In Arizona, Hillary Clinton would beat Donald Trump in a general election but would lose to Ted Cruz or John Kasich, according to a poll released on Monday.
Clinton bests Trump in a hypothetical November matchup — 43 percent to his 35 percent, with 23 percent uncommitted.
Kasich would come out 12 points in front of Clinton, thanks to the support of older, higher-income voters, according to the survey, which was conducted by the Behavior Research Center of Arizona. And Cruz would beat Clinton by 5 percentage points, 43 percent to her 38 percent, with 19 percent uncommitted.
“Growing dissatisfaction with politics in Washington and in Arizona,” plus an increase in the number of Independent voters in the state, suggests that Arizona may be shifting “from its historic position as a ‘safe state’ for Republicans into a ‘swing state,'” the researchers write.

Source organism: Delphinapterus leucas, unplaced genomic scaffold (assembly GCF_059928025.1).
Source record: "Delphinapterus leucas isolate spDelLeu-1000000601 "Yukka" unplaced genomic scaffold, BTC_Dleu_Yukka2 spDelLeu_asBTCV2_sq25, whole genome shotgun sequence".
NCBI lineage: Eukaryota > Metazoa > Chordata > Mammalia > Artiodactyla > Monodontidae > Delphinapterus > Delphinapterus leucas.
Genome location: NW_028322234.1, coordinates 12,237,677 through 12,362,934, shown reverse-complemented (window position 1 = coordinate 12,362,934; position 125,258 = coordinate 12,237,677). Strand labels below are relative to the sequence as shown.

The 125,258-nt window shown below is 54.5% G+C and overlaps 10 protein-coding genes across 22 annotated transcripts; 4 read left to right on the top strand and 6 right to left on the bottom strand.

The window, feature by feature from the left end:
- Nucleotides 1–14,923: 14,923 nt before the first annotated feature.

Bernie Sanders would beat any of the three remaining Republican presidential candidates in a general election, according to the poll, which was conducted before the New York primary.
Noting Sanders’ appeal to younger voters, the researchers write: “There is little doubt that if they do turn out, their lopsided vote for Senator Sanders could make a big difference.”
Among women, both Clinton and Sanders would top Trump by almost two to one. “This is perhaps the clearest sign we have seen to date that Trump has deeply alienated women votes regardless of political affiliation,” the researchers write.
Trump would also fare poorly among minority voters, attracting “well under 30% of the Hispanic and African-American vote,” they write. The proportion of Hispanics in Arizona has almost doubled since 1980, according to the Pew Research Center.
The poll was based on 564 phone interviews conducted between April 4 and 11 by the Behavior Research Center of Arizona, with a margin of error of plus or minus 4.2 percent.
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